The Lion of Judah (Hebrew: אריה יהודה Aryeh Yehudah) is a Jewish national and cultural symbol, traditionally regarded as the symbol of the Israelite tribe of Judah. The Lion of Judah is also mentioned in the Book of Revelation, as a term representing Jesus, according to Christian theology.
The tribe of Judah settled in the region south of Jerusalem and in time became the most powerful and most important tribe. Not only did it produce the great kings David and Solomon but also, it was prophesied, the Messiah would come from among its members.
The descendants of the tribes of Judah and Benjamin have survived as Jews because they were allowed to return to their homeland after the Babylonian Exile of 586 bc.
David was the youngest of eight sons of Jesse, a farmer and sheep breeder of the Israelite tribe of Judah. David likely spent much of his boyhood tending his family’s flock. One day he was summoned from the fields by the prophet Samuel, who anointed him king of Israel while Saul was still king.
Judea or Judaea, and the modern version of Judah (/dʒuːˈdiːə/; from Hebrew: יהודה, Standard Yəhūda, Tiberian Yehūḏā, Greek: Ἰουδαία, Ioudaía; Latin: Iūdaea) is the ancient, historic, Biblical Hebrew, contemporaneous Latin, and the modern-day name of the mountainous southern part of the region of Israel.
To the tribe of Judah was assigned the most honourable station in the camp, in the east, before the entrance to the Tabernacle, and under its standard the tribes of Issachar and Zebulun pitched their tents. The colour of this banner was crimson or scarlet.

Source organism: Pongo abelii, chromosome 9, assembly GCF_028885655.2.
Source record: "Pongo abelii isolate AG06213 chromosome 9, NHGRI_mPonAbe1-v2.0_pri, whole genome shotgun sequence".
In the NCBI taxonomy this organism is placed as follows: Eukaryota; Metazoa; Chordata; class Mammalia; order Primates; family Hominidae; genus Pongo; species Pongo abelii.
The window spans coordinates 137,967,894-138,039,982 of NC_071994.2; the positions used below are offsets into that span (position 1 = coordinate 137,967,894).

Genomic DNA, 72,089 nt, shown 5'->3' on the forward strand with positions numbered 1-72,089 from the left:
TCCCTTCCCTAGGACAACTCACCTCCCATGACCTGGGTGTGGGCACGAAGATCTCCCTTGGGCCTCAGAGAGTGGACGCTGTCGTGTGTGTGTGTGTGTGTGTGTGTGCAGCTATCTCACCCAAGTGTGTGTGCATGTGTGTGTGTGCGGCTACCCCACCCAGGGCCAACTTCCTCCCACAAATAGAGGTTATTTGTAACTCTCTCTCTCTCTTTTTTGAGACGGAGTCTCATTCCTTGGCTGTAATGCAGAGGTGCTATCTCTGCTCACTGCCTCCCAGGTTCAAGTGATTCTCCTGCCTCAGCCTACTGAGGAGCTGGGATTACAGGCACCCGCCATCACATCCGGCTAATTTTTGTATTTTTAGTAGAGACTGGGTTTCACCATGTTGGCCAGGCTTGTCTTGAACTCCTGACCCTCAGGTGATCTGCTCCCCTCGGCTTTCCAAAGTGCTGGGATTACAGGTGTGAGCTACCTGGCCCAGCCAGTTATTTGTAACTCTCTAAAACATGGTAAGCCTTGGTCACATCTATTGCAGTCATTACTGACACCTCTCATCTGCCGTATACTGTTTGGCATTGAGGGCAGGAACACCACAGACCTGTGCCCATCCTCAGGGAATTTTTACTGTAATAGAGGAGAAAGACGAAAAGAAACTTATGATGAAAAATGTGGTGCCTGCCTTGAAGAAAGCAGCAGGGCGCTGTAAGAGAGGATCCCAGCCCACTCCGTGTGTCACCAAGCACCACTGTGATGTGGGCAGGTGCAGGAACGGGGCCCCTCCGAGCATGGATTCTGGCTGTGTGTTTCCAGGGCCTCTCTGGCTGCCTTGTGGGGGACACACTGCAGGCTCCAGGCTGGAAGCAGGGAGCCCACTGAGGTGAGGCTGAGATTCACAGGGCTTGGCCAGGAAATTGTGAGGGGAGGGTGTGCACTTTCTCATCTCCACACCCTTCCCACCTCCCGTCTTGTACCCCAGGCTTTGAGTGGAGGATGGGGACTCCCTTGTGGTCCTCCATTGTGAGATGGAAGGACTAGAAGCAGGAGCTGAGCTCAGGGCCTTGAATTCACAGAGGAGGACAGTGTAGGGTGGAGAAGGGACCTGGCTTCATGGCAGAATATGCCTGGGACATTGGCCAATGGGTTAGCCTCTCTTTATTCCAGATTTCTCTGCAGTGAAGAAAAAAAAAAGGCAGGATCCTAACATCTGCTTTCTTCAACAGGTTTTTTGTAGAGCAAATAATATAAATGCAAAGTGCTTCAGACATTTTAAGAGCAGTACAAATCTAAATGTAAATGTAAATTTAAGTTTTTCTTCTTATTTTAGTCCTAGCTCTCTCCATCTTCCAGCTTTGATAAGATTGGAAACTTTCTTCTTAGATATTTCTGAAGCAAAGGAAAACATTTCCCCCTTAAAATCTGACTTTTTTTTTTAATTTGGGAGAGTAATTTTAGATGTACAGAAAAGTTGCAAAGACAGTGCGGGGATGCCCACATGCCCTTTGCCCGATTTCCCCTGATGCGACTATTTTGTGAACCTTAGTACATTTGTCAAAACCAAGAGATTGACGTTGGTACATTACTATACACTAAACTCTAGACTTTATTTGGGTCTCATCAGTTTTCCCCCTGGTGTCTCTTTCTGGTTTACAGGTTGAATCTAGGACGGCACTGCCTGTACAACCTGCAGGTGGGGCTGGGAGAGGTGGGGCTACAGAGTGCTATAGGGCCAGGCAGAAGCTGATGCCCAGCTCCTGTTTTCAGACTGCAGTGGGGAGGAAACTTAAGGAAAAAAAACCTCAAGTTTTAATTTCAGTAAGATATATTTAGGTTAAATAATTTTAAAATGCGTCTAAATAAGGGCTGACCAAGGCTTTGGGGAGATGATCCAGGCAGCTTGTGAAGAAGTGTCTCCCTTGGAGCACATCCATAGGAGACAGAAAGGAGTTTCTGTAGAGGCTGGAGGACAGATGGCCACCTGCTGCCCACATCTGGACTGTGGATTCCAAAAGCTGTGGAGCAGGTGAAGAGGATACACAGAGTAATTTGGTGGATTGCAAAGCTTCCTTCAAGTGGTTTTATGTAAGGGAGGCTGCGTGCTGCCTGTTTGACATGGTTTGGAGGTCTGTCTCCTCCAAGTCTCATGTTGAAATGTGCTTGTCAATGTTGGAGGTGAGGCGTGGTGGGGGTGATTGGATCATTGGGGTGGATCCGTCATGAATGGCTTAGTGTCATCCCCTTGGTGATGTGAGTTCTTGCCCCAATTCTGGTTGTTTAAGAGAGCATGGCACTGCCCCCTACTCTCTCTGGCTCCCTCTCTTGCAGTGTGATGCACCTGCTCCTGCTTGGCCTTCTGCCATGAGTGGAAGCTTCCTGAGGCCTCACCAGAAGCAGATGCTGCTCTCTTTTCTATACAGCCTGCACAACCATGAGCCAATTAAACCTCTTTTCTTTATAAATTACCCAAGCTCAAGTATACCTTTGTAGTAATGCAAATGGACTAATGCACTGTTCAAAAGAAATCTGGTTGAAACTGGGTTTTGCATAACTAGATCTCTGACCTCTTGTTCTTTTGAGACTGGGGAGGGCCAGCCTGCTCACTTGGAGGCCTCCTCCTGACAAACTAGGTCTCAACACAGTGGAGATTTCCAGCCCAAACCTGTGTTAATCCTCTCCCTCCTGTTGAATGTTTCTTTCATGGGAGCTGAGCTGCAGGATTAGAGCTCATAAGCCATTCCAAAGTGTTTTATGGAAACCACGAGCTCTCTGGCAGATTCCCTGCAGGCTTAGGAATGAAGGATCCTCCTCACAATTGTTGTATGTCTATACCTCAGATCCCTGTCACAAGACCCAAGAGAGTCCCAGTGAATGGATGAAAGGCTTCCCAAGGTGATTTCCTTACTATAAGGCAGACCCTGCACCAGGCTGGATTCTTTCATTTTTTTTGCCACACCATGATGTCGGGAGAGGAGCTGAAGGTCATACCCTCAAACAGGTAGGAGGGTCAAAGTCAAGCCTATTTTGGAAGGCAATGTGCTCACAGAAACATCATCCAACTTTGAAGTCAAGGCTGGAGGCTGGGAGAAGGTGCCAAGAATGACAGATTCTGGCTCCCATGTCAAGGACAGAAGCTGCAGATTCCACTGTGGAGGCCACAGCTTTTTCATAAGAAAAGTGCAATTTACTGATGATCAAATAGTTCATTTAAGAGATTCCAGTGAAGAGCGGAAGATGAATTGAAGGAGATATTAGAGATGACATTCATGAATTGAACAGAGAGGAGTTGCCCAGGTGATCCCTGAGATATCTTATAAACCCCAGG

Ten Lost Tribes Reuben. Simeon. Levi. Judah. Dan. Naphtali. Gad. Asher.
The Book of Samuel describes God’s repudiation of a monarchic line arising from the northern Tribe of Benjamin due to the sinfulness of King Saul, which was then bestowed onto the Tribe of Judah for all time in the person of King David.
According to the Hebrew Bible, the Kingdom of Judah resulted from the break-up of the United Kingdom of Israel (1020 to about 930 BCE) after the northern tribes refused to accept Rehoboam, the son of Solomon, as their king.
The southern tribes of Judah and Benjamin constitute the historical forbears of most of the Jewish People as it is known today.
After the death of King Solomon (sometime around 930 B.C.) the kingdom split into a northern kingdom, which retained the name Israel and a southern kingdom called Judah, so named after the tribe of Judah that dominated the kingdom. The last war they engaged in destroyed Israel but left Judah intact.
The Thirteenth Tribe is a 1976 book by Arthur Koestler, in which the author advances the thesis that Ashkenazi Jews are not descended from the historical Israelites of antiquity, but from Khazars, a Turkic people. The Thirteenth Tribe.
|First UK edition|
Answer: The tribes were named after Jacob’s sons and grandsons. They were Asher, Dan, Ephraim, Gad, Issachar, Manasseh, Naphtali, Reuben, Simeon, Zebulun, Judah and Benjamin. Of these 12, only the tribes of Judah and Benjamin survived.
Well, in Hebrew Judah means “the praise of the Lord.” You see, it was through God’s strength the Israelites conquered their enemies. Israel had to learn the real leader was God. Having Judah go ﬁrst, was saying “the praise must go up,” the glory must go to God.
In the New Testament, the genealogy of Jesus according to the Gospel of Luke traces Jesus ‘ lineage back to King David through the line of Nathan, which the Gospel of Matthew traces it through Solomon, the line of Joseph, his legal father.